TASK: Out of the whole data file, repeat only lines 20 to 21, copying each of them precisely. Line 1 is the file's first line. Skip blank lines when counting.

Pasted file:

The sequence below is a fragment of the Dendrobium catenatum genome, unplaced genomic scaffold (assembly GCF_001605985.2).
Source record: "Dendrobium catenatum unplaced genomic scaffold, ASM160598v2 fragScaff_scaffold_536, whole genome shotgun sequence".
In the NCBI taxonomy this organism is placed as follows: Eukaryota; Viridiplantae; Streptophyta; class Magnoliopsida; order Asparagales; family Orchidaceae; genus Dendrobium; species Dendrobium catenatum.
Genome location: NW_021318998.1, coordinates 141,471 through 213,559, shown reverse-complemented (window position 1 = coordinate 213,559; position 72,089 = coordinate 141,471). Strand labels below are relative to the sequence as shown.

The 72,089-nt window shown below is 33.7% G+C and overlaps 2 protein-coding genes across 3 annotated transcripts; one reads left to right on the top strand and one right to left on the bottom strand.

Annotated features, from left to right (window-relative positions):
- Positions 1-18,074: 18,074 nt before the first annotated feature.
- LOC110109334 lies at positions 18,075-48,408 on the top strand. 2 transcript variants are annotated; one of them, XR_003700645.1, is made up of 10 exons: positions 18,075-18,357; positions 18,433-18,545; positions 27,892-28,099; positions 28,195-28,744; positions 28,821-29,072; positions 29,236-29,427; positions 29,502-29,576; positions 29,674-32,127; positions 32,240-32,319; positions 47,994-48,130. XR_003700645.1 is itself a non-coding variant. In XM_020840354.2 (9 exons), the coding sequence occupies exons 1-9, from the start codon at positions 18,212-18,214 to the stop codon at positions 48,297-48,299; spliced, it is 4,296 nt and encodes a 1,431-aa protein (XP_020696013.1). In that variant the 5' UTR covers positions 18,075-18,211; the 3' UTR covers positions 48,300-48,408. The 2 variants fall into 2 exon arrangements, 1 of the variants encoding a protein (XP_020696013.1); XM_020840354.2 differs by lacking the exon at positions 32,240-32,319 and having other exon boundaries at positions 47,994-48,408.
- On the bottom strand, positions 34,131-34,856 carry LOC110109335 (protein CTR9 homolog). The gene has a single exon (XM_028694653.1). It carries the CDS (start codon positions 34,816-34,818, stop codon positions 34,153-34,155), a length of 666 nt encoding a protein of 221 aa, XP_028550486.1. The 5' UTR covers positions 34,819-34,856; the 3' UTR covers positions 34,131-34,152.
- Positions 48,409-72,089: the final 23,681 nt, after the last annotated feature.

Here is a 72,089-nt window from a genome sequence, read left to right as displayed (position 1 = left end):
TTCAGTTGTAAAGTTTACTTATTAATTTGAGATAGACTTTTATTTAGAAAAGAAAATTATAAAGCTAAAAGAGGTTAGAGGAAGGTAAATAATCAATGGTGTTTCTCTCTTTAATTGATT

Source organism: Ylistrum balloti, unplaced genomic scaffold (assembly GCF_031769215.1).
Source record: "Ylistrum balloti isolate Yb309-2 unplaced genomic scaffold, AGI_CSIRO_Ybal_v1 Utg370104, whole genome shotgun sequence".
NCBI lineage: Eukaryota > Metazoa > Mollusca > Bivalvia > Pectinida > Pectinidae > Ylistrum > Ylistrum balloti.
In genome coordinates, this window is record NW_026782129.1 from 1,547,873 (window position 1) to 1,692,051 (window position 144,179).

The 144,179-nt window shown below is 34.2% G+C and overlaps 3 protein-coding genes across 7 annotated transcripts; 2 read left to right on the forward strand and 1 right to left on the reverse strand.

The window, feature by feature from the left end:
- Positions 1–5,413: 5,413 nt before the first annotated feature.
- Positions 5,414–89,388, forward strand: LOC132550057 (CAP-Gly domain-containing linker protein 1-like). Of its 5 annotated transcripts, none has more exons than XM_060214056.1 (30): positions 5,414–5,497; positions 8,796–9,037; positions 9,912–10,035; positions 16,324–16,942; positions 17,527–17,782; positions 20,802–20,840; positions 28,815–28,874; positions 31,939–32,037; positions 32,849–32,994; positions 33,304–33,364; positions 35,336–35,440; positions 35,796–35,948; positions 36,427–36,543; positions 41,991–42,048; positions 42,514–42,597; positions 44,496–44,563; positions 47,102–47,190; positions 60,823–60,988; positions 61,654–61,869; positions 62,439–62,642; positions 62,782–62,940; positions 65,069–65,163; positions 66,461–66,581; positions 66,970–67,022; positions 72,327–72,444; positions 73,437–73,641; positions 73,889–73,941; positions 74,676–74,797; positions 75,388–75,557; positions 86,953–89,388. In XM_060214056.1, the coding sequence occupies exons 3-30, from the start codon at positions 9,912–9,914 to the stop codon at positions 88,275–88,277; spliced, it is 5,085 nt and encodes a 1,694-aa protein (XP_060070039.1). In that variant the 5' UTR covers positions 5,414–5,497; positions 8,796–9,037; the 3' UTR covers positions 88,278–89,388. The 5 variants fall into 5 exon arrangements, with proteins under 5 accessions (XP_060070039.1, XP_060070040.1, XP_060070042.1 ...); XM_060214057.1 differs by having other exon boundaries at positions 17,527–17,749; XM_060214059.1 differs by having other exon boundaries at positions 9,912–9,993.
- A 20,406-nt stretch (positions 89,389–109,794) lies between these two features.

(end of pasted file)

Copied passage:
- Positions 5,414–89,388, forward strand: LOC132550057 (CAP-Gly domain-containing linker protein 1-like). Of its 5 annotated transcripts, none has more exons than XM_060214056.1 (30): positions 5,414–5,497; positions 8,796–9,037; positions 9,912–10,035; positions 16,324–16,942; positions 17,527–17,782; positions 20,802–20,840; positions 28,815–28,874; positions 31,939–32,037; positions 32,849–32,994; positions 33,304–33,364; positions 35,336–35,440; positions 35,796–35,948; positions 36,427–36,543; positions 41,991–42,048; positions 42,514–42,597; positions 44,496–44,563; positions 47,102–47,190; positions 60,823–60,988; positions 61,654–61,869; positions 62,439–62,642; positions 62,782–62,940; positions 65,069–65,163; positions 66,461–66,581; positions 66,970–67,022; positions 72,327–72,444; positions 73,437–73,641; positions 73,889–73,941; positions 74,676–74,797; positions 75,388–75,557; positions 86,953–89,388. In XM_060214056.1, the coding sequence occupies exons 3-30, from the start codon at positions 9,912–9,914 to the stop codon at positions 88,275–88,277; spliced, it is 5,085 nt and encodes a 1,694-aa protein (XP_060070039.1). In that variant the 5' UTR covers positions 5,414–5,497; positions 8,796–9,037; the 3' UTR covers positions 88,278–89,388. The 5 variants fall into 5 exon arrangements, with proteins under 5 accessions (XP_060070039.1, XP_060070040.1, XP_060070042.1 ...); XM_060214057.1 differs by having other exon boundaries at positions 17,527–17,749; XM_060214059.1 differs by having other exon boundaries at positions 9,912–9,993.
- A 20,406-nt stretch (positions 89,389–109,794) lies between these two features.